French pipe dreams

From 2004 to 2008, only two skiers won SuperPipe gold medals at the Winter X Games: Americans Simon Dumont and Tanner Hall. Since then, however, the pipe-skiing world has been transformed, and most of the best skiers now hail from other countries, primarily France and Canada.

Frenchmen Xavier Bertoni (2009) and Kevin Rolland (2010, 2011) have won the past three Winter X gold medals, with Rolland leading an all-international podium in 2010, the first since the sport's WX debut in 2002. The current world champion, Mike Riddle, is Canadian. And at last year's inaugural Euro X pipe competition, Rolland topped another all-international podium, with Bertoni in second and Canada's Justin Dorey in third. Tucker Perkins was the only American to make the final. He finished seventh.

While Hall, 27, no longer competes in halfpipe events (he's said he'll return if the sport gets into the Olympics), Dumont showed he's still capable of winning at the season-opening Dew Tour stop in December. He dismissed any complex theories about why the rest of the world is now so strong. "More people started skiing pipe, and they got better and better," Dumont said. "It was bound to happen, I guess." In fact, Dumont -- who trains primarily with Canadians -- believes the only trait that separated him and Hall from the rest of the field during their rivalry's heyday was "our consistency."

Rolland, 21, has shown similar consistency over the past two years, not just with his contest results but also with his ability to change the sport. He was the first skier to land a double 1260 in competition, a trick he learned on a water ramp in Zurich and one that Dumont has since added to his run. Rolland also routinely links three doubles in his runs, including a double McTwist and a right-side, or unnatural, double. His greatest strengths are twofold, according to Greg Guenet, who has coached Rolland since he was 12 and whom Rolland credits with teaching him everything he knows.

"Kevin is an acrobatic technician," Guenet said by phone from France. "And his mind is so strong. He never doubts what he can do."

The son of middle-class parents (his father is a barber and his mother owns a clothing store), Rolland began spending winters with his paternal grandparents in the ski town of La Plagne when he was young. Kids aren't allowed to train with the La Plagne freestyle club until they're 12, but once he began skiing under Guenet, Rolland shot up the ranks. Rossignol signed him at age 16, and he competed in his first Winter X Games in 2008, when he qualified third before tearing his ACL in practice and missing the final.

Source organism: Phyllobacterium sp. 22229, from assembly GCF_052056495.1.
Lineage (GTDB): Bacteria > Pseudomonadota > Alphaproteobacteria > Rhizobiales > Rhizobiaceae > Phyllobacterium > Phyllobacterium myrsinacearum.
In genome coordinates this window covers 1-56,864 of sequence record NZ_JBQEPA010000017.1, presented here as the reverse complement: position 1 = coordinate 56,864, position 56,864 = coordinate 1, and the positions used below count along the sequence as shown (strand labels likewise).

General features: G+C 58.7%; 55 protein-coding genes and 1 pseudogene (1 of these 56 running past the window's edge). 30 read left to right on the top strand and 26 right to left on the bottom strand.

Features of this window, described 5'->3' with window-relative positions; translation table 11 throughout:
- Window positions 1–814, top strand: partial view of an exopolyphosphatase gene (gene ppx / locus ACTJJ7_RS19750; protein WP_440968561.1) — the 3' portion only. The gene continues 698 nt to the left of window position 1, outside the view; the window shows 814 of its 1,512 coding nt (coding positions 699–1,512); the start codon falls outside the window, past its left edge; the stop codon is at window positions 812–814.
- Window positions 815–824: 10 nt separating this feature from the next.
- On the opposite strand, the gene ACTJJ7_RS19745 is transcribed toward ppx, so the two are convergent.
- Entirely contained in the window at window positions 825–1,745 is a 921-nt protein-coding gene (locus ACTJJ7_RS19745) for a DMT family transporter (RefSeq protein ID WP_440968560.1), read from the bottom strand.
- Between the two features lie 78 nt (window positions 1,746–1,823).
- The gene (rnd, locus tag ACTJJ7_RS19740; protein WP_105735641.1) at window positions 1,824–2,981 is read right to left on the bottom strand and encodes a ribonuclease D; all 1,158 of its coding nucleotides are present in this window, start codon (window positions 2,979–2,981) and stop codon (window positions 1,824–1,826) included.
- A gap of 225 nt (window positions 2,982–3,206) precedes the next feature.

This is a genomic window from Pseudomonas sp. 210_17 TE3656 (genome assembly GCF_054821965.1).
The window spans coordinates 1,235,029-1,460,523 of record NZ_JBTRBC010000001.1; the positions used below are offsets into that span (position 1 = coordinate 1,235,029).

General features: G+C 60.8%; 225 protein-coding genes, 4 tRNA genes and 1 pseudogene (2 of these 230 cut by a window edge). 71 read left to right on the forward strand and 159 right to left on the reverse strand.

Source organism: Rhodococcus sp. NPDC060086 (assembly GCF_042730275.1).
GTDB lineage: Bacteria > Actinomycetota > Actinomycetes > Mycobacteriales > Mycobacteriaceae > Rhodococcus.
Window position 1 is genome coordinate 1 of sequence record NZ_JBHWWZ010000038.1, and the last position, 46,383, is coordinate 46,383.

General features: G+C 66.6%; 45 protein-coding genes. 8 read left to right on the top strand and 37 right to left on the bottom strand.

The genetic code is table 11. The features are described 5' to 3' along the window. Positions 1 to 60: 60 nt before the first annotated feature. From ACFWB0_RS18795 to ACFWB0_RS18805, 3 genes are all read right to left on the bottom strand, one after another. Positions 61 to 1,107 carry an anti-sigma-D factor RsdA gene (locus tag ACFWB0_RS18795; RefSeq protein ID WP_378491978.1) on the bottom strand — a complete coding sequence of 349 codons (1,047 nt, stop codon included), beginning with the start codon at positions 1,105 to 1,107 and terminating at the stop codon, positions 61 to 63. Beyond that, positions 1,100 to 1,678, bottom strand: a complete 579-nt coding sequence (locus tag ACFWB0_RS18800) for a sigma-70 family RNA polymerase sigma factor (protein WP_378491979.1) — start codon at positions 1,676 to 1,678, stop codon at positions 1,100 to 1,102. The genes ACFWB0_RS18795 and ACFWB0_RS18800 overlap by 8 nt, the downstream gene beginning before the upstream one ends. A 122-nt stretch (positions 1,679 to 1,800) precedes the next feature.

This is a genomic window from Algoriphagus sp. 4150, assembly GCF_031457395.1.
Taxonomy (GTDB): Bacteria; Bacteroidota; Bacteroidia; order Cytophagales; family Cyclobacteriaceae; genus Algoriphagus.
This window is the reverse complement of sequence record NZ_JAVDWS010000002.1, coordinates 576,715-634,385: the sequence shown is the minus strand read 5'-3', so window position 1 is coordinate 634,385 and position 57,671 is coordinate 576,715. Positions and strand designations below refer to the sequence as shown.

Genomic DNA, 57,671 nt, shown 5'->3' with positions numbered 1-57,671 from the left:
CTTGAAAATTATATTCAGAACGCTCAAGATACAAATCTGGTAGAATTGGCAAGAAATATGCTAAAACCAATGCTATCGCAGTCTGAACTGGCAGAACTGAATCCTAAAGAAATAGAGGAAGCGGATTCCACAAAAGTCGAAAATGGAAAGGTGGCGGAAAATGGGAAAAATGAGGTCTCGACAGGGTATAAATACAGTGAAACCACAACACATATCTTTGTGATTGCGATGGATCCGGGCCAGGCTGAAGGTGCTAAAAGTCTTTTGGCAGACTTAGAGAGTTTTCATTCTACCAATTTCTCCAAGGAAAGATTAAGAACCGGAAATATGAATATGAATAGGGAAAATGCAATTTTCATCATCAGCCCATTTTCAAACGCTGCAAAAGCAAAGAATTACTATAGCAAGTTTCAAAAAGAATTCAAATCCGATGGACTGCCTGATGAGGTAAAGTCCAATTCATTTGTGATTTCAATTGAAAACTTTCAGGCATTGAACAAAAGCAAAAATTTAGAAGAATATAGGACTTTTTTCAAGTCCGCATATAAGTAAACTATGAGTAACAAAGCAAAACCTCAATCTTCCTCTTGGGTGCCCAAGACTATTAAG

The following winter, Guenet and Rolland officially joined forces with Bertoni -- who's been Rolland's best friend since they met at a national competition seven years ago -- and formed the French Freeski Project, an informal collective that also includes Thomas Krief and Benoit Valentin. "We were training together and having fun, and we just thought that if we take the time to train seriously, maybe we are going to be ahead of the other skiers," Guenet said.

With no financial support from the racing-centric French ski federation, the four athletes pool their money to pay Guenet, a former aerialist on the French national team, as well as a photographer and filmer. It's a similar structure to the Canadian Halfpipe Ski Team coached by Trennon Paynter. The French skiers train around the world, stopping in New Zealand (summer), Switzerland (fall) and Colorado (early winter), but their home base is Tignes, an hour's drive from La Plagne and the only nearby resort with a 22-foot pipe. To augment their on-snow training, the team has rented an airbag at various times during the past two years, a huge advantage given the risk required to invent tricks.

When you ask Rolland (or Bertoni or Guenet, or even Paynter, the Canadian coach) why the rest of the world caught up to Hall and Dumont, every one of them talks about the work ethic it took for the two Americans to keep pace with each other. Bertoni recalls the day they saw Hall hiking the pipe, again and again, in New Zealand. "I don't know the word in English," Bertoni said, "but we saw that and we understood we have to work very hard to win."

Said Rolland: "I know I have to train, I know I have to be good in my mind, all the time. Every day of my life, I think about skiing. I think about it when I'm going to sleep. It's all the time in my mind."

Since he started dominating the circuit, Rolland has become more popular and recognized in France, which is not just a personal victory. Especially now that the Winter X Games exist in Europe, Rolland said, competitive freeskiing's profile is growing in a land where racing has traditionally ruled. "We are not like racing yet, but maybe in the next year or two we will catch up and be on the same level," Rolland said.

Of particular note this year, Euro X will take place one month before the International Olympic Committee is expected to announce which sports will be added to the 2014 Games. "The French federation was at Euro X last year," Guenet said, "and now they all like halfpipe skiing. It's going to help us get a spot in the Olympics, I think."

To defend his gold medal, Rolland is likely to add a sixth hit to his preferred five at the urging of Guenet. And if he gets into the final and doesn't feel like his repertoire is enough, Rolland has a trump card: the switch double, which he still hadn't landed as of last week. "Only if I'm in danger of not winning," he said.